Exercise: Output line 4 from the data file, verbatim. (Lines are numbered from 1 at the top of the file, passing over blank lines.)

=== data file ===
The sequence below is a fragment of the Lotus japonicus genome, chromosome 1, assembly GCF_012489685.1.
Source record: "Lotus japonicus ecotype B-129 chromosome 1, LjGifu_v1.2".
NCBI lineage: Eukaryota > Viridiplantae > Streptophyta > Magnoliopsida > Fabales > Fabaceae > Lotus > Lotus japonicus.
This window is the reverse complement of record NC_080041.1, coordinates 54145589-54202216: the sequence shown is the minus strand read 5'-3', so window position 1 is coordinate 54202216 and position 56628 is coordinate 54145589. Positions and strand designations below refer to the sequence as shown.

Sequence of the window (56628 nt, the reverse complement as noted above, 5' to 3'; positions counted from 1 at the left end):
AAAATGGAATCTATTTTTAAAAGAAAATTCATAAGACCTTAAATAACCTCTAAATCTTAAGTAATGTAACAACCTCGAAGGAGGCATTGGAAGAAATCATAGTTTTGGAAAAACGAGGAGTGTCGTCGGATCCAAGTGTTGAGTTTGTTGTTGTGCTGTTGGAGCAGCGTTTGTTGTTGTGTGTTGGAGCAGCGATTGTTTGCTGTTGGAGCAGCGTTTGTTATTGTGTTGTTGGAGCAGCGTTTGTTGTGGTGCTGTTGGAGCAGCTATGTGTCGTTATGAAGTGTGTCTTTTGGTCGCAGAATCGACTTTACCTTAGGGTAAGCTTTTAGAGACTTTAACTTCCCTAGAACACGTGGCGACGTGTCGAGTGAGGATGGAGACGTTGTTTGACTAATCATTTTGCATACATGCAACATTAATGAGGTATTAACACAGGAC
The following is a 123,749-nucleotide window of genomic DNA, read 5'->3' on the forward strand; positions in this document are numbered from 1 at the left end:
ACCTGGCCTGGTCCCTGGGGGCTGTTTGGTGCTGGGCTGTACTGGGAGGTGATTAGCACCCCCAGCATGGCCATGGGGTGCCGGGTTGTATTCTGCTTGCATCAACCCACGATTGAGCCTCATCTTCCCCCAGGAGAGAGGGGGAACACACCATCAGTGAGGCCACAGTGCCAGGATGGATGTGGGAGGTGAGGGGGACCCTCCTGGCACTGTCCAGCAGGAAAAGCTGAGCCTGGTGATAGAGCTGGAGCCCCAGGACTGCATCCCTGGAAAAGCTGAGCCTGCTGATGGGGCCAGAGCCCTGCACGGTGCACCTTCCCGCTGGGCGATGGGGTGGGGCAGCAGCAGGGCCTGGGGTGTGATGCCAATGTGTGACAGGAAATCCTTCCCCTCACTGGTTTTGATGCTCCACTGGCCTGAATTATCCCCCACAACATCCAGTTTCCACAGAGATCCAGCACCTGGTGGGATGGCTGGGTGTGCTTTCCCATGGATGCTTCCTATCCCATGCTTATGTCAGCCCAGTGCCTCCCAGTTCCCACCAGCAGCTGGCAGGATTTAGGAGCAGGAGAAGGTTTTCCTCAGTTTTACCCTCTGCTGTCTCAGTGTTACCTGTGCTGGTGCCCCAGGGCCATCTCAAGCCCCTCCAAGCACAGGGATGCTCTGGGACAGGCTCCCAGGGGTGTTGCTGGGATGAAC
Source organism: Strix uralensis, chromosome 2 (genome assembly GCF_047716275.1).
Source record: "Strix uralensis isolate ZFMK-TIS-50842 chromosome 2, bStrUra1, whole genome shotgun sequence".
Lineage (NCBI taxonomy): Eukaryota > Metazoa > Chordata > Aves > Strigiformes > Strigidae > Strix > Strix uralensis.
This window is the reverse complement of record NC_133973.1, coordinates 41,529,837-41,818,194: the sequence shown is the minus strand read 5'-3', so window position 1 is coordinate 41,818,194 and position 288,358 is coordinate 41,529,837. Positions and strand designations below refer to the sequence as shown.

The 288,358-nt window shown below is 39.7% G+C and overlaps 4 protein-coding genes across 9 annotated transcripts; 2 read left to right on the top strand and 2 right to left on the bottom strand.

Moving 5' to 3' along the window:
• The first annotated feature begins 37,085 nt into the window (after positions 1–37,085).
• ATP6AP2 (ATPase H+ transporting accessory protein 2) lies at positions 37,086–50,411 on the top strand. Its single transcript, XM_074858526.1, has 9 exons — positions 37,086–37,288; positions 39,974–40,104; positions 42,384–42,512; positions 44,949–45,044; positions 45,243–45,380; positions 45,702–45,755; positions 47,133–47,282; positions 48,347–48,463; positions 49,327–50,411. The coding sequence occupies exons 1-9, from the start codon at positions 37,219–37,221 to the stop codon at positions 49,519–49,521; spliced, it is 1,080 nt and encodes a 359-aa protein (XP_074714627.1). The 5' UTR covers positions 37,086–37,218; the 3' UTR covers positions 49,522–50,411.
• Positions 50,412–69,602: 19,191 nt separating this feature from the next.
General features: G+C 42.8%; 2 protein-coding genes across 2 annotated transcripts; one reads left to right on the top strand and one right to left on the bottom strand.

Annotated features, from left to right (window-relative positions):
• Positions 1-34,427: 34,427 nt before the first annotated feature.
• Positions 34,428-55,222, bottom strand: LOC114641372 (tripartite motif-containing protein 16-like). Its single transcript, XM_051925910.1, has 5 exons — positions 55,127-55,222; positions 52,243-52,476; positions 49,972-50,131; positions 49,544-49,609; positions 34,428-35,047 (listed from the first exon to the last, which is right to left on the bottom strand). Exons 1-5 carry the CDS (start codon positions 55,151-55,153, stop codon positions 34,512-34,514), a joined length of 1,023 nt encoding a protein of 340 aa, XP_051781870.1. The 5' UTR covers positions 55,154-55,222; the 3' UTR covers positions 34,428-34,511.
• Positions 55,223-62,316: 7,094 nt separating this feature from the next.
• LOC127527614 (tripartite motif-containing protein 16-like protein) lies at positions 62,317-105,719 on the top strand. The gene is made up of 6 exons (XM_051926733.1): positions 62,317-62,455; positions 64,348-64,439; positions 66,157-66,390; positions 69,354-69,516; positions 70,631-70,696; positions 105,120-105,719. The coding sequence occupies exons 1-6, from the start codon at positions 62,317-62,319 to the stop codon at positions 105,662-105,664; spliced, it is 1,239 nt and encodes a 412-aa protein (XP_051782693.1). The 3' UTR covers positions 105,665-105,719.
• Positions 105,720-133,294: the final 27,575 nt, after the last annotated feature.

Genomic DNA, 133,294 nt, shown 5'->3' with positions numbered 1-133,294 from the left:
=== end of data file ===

This window is the reverse complement of record NC_080041.1, coordinates 54145589-54202216: the sequence shown is the minus strand read 5'-3', so window position 1 is coordinate 54202216 and position 56628 is coordinate 54145589. Positions and strand designations below refer to the sequence as shown.